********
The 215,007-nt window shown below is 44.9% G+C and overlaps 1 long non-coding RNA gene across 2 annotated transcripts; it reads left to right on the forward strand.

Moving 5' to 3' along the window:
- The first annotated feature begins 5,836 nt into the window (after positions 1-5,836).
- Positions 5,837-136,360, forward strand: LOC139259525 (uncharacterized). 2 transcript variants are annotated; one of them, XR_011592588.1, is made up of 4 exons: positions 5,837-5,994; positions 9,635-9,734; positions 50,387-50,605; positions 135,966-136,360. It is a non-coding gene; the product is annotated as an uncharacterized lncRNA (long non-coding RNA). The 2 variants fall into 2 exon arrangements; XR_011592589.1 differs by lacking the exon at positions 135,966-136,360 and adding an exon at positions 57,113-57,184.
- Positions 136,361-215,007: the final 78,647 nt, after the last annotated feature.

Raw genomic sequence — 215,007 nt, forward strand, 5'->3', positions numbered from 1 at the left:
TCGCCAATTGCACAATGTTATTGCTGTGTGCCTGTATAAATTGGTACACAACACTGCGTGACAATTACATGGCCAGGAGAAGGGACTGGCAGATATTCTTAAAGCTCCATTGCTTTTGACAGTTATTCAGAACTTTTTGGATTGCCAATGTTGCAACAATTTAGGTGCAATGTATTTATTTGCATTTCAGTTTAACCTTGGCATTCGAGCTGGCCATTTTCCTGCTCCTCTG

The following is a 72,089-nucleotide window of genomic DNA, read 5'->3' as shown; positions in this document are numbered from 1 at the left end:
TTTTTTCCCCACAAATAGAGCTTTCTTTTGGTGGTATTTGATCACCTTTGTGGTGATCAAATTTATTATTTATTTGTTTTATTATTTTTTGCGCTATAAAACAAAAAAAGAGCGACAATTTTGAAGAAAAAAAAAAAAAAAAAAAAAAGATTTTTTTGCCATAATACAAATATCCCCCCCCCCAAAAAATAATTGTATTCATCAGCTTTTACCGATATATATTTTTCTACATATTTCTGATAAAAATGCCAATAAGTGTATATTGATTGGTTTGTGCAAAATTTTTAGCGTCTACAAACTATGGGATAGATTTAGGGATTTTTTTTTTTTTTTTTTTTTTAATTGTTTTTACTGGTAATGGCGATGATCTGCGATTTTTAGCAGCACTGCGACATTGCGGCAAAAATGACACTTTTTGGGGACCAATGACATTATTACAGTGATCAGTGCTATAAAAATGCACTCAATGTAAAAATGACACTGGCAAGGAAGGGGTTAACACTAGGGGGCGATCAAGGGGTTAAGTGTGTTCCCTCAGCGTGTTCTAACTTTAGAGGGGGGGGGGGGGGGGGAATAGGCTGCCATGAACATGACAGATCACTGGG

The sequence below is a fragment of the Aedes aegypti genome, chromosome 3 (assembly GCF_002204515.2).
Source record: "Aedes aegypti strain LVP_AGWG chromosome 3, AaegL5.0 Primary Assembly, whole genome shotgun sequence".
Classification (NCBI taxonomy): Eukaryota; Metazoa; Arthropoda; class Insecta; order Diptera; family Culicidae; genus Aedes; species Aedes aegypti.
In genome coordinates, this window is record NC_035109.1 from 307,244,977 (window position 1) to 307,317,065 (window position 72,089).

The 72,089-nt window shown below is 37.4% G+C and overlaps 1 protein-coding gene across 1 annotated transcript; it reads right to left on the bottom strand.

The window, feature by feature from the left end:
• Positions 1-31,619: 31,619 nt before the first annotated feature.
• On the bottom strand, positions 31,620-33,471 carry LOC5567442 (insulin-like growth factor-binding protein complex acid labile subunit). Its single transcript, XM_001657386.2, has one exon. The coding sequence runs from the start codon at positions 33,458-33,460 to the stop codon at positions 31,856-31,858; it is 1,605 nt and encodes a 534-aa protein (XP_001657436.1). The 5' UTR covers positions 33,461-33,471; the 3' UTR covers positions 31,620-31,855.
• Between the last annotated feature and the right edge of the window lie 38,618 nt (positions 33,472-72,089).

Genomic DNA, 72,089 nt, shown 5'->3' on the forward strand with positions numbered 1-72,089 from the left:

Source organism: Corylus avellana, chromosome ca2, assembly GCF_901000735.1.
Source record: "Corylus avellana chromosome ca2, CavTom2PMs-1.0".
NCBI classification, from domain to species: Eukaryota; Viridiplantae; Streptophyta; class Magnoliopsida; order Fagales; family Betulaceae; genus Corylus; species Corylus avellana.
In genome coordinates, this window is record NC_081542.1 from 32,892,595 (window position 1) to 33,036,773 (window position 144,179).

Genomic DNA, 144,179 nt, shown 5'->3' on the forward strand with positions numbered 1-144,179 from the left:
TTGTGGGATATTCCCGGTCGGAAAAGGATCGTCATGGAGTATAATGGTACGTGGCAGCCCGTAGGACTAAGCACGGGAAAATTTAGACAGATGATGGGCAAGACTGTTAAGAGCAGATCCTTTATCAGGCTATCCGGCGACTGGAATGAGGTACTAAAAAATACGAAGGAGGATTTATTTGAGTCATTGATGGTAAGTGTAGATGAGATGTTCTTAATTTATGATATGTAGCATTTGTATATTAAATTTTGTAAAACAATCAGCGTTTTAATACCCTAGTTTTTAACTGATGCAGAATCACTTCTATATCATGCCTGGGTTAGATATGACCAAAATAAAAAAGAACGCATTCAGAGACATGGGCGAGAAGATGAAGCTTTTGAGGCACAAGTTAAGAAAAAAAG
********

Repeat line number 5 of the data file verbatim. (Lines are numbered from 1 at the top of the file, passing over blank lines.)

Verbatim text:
- Positions 136,361-215,007: the final 78,647 nt, after the last annotated feature.